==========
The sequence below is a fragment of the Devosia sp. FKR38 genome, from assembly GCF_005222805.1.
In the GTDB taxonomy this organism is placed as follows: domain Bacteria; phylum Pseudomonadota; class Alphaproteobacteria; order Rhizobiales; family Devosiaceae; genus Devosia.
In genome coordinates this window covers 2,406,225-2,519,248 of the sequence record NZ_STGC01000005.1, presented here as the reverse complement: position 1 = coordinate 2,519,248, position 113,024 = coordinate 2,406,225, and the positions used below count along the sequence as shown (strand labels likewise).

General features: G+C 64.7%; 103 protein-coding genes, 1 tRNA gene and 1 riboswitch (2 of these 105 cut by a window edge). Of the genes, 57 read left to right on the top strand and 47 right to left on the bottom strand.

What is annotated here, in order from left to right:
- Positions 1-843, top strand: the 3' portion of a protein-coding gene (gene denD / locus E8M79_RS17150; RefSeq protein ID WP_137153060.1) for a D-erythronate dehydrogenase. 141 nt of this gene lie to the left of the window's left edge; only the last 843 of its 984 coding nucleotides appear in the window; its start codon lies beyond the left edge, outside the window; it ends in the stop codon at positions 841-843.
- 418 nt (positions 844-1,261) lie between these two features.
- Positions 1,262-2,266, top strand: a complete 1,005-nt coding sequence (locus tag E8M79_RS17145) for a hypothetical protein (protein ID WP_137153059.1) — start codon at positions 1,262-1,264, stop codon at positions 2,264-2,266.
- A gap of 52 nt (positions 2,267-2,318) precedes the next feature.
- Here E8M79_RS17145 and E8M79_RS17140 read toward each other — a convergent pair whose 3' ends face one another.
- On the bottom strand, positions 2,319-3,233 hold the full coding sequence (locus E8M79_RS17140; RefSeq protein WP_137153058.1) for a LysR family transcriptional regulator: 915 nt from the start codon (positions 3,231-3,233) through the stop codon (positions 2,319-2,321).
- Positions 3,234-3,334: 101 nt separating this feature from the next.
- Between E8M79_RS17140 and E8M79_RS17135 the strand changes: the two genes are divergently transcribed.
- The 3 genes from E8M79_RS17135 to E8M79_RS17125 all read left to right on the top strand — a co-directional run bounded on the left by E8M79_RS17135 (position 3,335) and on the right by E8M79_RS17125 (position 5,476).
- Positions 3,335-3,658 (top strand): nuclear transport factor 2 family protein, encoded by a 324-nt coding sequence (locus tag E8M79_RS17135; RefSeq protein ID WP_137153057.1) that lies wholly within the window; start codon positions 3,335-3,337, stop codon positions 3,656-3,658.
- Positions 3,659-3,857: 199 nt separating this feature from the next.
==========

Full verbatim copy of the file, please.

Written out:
The sequence below is a fragment of the Devosia sp. FKR38 genome, from assembly GCF_005222805.1.
In the GTDB taxonomy this organism is placed as follows: domain Bacteria; phylum Pseudomonadota; class Alphaproteobacteria; order Rhizobiales; family Devosiaceae; genus Devosia.
In genome coordinates this window covers 2,406,225-2,519,248 of the sequence record NZ_STGC01000005.1, presented here as the reverse complement: position 1 = coordinate 2,519,248, position 113,024 = coordinate 2,406,225, and the positions used below count along the sequence as shown (strand labels likewise).

General features: G+C 64.7%; 103 protein-coding genes, 1 tRNA gene and 1 riboswitch (2 of these 105 cut by a window edge). Of the genes, 57 read left to right on the top strand and 47 right to left on the bottom strand.

What is annotated here, in order from left to right:
- Positions 1-843, top strand: the 3' portion of a protein-coding gene (gene denD / locus E8M79_RS17150; RefSeq protein ID WP_137153060.1) for a D-erythronate dehydrogenase. 141 nt of this gene lie to the left of the window's left edge; only the last 843 of its 984 coding nucleotides appear in the window; its start codon lies beyond the left edge, outside the window; it ends in the stop codon at positions 841-843.
- 418 nt (positions 844-1,261) lie between these two features.
- Positions 1,262-2,266, top strand: a complete 1,005-nt coding sequence (locus tag E8M79_RS17145) for a hypothetical protein (protein ID WP_137153059.1) — start codon at positions 1,262-1,264, stop codon at positions 2,264-2,266.
- A gap of 52 nt (positions 2,267-2,318) precedes the next feature.
- Here E8M79_RS17145 and E8M79_RS17140 read toward each other — a convergent pair whose 3' ends face one another.
- On the bottom strand, positions 2,319-3,233 hold the full coding sequence (locus E8M79_RS17140; RefSeq protein WP_137153058.1) for a LysR family transcriptional regulator: 915 nt from the start codon (positions 3,231-3,233) through the stop codon (positions 2,319-2,321).
- Positions 3,234-3,334: 101 nt separating this feature from the next.
- Between E8M79_RS17140 and E8M79_RS17135 the strand changes: the two genes are divergently transcribed.
- The 3 genes from E8M79_RS17135 to E8M79_RS17125 all read left to right on the top strand — a co-directional run bounded on the left by E8M79_RS17135 (position 3,335) and on the right by E8M79_RS17125 (position 5,476).
- Positions 3,335-3,658 (top strand): nuclear transport factor 2 family protein, encoded by a 324-nt coding sequence (locus tag E8M79_RS17135; RefSeq protein ID WP_137153057.1) that lies wholly within the window; start codon positions 3,335-3,337, stop codon positions 3,656-3,658.
- Positions 3,659-3,857: 199 nt separating this feature from the next.